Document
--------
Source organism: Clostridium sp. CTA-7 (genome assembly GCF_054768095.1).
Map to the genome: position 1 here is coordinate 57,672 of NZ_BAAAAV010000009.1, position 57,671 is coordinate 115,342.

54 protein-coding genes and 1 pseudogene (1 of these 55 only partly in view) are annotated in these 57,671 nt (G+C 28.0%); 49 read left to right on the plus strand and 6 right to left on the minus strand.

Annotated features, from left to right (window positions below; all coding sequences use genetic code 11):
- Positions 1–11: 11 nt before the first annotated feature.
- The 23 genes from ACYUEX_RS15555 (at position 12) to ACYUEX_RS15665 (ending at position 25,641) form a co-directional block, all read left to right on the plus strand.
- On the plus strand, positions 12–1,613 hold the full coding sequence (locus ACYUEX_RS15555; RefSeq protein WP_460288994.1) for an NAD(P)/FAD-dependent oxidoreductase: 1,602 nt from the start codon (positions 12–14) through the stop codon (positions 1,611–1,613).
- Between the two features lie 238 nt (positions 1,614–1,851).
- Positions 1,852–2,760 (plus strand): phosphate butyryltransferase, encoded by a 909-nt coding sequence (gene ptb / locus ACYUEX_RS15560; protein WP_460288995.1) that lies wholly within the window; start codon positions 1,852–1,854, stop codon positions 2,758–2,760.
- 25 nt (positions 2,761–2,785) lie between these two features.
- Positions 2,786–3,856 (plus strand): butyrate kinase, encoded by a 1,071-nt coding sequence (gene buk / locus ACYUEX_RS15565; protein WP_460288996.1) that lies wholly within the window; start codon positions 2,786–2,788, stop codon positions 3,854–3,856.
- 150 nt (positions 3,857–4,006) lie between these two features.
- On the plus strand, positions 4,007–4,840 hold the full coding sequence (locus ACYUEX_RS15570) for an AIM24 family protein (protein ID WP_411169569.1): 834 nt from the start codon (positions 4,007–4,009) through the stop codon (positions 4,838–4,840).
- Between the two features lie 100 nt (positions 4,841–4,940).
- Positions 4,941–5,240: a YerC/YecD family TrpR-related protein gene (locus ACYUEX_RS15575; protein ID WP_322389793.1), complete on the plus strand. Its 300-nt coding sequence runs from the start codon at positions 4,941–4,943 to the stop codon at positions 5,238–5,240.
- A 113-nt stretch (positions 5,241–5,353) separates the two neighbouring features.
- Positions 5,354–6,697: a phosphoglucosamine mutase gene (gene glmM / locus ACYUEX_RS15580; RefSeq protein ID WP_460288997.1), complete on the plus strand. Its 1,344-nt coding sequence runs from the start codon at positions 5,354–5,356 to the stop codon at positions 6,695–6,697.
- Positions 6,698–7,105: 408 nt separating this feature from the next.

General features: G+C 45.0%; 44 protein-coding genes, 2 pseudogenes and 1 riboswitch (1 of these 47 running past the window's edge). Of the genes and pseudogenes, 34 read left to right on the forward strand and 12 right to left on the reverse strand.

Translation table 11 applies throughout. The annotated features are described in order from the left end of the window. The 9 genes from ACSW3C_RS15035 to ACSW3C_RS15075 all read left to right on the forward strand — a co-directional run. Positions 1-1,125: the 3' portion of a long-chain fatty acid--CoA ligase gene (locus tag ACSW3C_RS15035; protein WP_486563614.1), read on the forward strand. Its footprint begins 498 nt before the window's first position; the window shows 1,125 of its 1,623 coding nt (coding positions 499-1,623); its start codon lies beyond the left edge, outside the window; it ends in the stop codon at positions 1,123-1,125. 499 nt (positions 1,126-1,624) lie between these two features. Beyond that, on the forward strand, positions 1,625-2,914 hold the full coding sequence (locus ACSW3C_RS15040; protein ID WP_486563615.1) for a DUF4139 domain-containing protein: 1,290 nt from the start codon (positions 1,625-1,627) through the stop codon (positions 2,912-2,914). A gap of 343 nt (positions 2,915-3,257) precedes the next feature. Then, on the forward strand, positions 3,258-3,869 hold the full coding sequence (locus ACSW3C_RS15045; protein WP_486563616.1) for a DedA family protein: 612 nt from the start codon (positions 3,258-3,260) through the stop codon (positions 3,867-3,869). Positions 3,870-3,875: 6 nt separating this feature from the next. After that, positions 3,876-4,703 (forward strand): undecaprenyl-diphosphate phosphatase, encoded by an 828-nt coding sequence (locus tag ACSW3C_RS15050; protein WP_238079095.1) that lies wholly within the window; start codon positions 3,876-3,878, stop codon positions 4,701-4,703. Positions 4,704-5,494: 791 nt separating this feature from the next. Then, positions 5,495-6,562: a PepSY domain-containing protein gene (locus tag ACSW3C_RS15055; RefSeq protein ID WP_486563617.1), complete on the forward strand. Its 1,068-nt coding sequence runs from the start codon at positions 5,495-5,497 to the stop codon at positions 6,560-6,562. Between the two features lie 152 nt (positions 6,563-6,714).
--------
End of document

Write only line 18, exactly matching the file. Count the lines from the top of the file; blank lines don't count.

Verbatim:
- Positions 6,698–7,105: 408 nt separating this feature from the next.